Giuseppe Verdi (1813-1901)
Donald Macleod explores the operas of Verdi.
Donald Macleod explores the operas of Verdi; the themes of honour, family and doomed love found in his very first operatic effort, Oberto, and in more mature masterpieces, such as Rigoletto. Verdi only made two forays into 'exotic' subject-matter - Nabucco, his 3rd opera, and Aida, his 30th. Nabucco was Verdi's artistic break-through - a tremendous success, it made his name in Italy and all over Europe.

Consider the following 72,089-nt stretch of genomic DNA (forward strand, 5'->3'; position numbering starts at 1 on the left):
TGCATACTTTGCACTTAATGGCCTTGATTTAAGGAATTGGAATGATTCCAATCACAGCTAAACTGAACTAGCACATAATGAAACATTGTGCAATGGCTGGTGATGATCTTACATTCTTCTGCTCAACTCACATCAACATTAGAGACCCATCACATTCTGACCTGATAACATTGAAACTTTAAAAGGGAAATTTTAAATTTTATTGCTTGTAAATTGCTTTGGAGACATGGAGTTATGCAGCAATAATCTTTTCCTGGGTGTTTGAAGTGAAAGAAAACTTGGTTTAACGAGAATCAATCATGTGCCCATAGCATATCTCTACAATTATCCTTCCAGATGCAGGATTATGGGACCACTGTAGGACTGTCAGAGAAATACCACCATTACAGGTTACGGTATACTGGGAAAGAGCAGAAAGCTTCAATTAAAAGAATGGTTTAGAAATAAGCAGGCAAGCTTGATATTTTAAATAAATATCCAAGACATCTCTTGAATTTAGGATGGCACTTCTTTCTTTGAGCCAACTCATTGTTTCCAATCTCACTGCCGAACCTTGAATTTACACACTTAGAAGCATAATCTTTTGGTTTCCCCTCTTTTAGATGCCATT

Aida, written towards the other end of his long career, confirmed his reputation as the pre-eminent Italian composer of his day. Verdi's opera, Don Carlos is an epic tale of thwarted love that poses epic problems for directors. The historical Don Carlos was a tortured, tragic and misshapen young man in 16th-century Spain. Verdi's grand operatic version of his life, based on a play by Schiller, had one of the most tortuous and protracted histories in all opera. As a result there are no fewer than eight possible 'authentic' versions of the score. But for Verdi, Shakespeare was 'the great poet of the human heart' and the greatest of all playwrights, whom he sometimes referred to simply as 'Papa'. Donald Macleod concludes his exploration of Verdi's operas with his Shakespearean trio: Macbeth, Otello and Falstaff.